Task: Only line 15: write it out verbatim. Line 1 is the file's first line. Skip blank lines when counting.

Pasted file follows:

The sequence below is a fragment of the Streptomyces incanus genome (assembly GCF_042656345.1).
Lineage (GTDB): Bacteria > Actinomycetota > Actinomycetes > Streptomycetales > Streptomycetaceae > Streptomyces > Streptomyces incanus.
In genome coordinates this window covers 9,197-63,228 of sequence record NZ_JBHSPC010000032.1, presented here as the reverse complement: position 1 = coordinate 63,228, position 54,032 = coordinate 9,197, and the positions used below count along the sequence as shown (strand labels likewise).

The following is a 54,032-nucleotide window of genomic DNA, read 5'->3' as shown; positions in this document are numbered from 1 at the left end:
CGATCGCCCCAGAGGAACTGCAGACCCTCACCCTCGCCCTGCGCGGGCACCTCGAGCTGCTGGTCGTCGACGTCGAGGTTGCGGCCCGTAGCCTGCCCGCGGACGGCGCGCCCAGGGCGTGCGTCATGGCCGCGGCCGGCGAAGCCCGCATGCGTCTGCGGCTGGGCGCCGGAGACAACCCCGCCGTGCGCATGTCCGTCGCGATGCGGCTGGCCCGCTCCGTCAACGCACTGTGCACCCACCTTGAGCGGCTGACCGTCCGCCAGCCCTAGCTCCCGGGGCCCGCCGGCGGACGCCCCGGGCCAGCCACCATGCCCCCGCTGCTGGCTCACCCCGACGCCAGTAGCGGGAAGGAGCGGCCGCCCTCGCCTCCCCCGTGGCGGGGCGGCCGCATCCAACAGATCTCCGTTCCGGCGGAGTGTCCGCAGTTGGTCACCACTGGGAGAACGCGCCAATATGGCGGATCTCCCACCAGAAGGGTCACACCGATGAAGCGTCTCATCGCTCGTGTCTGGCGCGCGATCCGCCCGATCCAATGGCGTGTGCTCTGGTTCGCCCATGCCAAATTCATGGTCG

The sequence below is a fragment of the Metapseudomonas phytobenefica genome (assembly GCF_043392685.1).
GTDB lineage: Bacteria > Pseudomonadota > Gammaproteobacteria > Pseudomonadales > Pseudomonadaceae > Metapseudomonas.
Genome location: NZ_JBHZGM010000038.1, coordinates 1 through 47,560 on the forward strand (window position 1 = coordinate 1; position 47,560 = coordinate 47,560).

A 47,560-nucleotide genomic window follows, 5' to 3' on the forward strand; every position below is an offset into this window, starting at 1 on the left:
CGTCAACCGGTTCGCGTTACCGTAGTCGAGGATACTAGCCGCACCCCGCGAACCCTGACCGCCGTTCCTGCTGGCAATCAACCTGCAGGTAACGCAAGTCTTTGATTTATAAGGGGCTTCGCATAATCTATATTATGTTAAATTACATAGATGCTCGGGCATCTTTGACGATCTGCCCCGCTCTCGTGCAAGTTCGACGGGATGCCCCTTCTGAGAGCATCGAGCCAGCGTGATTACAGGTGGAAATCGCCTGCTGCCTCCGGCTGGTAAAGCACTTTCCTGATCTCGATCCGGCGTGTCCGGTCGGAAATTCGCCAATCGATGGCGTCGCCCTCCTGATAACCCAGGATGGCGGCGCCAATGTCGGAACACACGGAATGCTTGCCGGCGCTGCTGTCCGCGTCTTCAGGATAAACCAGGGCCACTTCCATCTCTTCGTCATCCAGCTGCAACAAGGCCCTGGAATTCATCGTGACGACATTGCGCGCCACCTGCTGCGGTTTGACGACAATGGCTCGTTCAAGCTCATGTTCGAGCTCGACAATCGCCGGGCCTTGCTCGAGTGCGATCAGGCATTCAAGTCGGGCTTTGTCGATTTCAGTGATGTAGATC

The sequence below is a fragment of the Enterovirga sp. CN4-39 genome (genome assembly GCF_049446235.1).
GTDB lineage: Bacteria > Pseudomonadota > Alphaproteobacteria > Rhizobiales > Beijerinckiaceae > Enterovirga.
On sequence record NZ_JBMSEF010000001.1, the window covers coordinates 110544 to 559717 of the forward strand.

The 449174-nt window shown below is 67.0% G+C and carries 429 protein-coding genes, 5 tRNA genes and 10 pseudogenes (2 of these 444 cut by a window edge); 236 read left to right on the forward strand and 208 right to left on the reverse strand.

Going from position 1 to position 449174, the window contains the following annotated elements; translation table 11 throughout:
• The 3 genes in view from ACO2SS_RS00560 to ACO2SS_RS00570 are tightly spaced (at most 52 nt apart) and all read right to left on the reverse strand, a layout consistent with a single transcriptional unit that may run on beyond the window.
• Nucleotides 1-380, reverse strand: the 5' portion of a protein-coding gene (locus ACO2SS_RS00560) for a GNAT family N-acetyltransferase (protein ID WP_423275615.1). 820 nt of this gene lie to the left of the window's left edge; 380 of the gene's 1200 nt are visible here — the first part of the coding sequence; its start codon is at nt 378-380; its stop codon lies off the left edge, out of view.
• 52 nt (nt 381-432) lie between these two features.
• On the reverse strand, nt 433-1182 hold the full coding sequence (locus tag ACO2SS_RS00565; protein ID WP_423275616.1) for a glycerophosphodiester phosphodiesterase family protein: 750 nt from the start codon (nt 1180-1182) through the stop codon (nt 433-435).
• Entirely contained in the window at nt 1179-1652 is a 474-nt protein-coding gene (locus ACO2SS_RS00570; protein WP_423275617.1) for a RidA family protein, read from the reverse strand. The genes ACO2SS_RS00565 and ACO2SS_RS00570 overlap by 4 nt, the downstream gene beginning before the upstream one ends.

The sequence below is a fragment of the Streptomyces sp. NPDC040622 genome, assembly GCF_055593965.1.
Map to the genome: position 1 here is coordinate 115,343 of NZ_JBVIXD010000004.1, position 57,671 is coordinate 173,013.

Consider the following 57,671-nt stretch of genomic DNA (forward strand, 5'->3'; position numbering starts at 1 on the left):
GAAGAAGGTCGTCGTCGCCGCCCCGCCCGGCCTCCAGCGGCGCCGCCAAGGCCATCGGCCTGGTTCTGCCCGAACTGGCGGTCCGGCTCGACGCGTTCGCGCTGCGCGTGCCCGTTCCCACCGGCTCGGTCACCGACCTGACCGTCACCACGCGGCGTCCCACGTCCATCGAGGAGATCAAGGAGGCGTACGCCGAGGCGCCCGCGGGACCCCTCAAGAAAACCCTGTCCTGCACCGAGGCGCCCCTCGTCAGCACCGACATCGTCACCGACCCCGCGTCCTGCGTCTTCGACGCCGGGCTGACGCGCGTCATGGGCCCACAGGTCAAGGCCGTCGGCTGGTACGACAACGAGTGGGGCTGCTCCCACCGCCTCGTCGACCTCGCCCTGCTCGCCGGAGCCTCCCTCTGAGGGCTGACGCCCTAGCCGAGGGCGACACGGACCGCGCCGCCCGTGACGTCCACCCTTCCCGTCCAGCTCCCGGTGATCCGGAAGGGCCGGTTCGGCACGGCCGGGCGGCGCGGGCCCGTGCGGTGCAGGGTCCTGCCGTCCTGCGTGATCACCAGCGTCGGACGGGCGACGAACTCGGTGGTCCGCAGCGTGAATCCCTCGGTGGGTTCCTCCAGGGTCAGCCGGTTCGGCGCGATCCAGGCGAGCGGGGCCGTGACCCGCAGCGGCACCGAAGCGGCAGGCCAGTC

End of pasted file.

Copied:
Going from position 1 to position 449174, the window contains the following annotated elements; translation table 11 throughout: